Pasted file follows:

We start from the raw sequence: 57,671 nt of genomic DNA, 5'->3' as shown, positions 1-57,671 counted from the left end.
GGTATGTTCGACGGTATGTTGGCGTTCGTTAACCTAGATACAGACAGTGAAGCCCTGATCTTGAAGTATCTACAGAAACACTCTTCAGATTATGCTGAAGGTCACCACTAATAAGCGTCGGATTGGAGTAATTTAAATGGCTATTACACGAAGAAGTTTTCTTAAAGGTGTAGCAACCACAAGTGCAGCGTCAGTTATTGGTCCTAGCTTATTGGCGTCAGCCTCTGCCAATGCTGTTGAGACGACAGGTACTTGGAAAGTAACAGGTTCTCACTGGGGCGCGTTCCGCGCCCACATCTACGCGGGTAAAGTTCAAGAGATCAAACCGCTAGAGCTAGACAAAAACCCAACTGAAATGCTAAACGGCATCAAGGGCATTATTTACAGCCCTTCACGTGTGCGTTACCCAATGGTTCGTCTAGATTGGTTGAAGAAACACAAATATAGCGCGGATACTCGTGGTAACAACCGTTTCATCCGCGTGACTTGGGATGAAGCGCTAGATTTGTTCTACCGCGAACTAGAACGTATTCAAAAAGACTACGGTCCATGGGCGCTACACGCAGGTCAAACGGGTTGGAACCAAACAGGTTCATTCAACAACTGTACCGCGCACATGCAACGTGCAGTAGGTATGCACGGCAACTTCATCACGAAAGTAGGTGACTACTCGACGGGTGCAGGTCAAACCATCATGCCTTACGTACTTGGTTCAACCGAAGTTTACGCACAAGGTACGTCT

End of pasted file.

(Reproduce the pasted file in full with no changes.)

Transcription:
We start from the raw sequence: 57,671 nt of genomic DNA, 5'->3' as shown, positions 1-57,671 counted from the left end.
GGTATGTTCGACGGTATGTTGGCGTTCGTTAACCTAGATACAGACAGTGAAGCCCTGATCTTGAAGTATCTACAGAAACACTCTTCAGATTATGCTGAAGGTCACCACTAATAAGCGTCGGATTGGAGTAATTTAAATGGCTATTACACGAAGAAGTTTTCTTAAAGGTGTAGCAACCACAAGTGCAGCGTCAGTTATTGGTCCTAGCTTATTGGCGTCAGCCTCTGCCAATGCTGTTGAGACGACAGGTACTTGGAAAGTAACAGGTTCTCACTGGGGCGCGTTCCGCGCCCACATCTACGCGGGTAAAGTTCAAGAGATCAAACCGCTAGAGCTAGACAAAAACCCAACTGAAATGCTAAACGGCATCAAGGGCATTATTTACAGCCCTTCACGTGTGCGTTACCCAATGGTTCGTCTAGATTGGTTGAAGAAACACAAATATAGCGCGGATACTCGTGGTAACAACCGTTTCATCCGCGTGACTTGGGATGAAGCGCTAGATTTGTTCTACCGCGAACTAGAACGTATTCAAAAAGACTACGGTCCATGGGCGCTACACGCAGGTCAAACGGGTTGGAACCAAACAGGTTCATTCAACAACTGTACCGCGCACATGCAACGTGCAGTAGGTATGCACGGCAACTTCATCACGAAAGTAGGTGACTACTCGACGGGTGCAGGTCAAACCATCATGCCTTACGTACTTGGTTCAACCGAAGTTTACGCACAAGGTACGTCT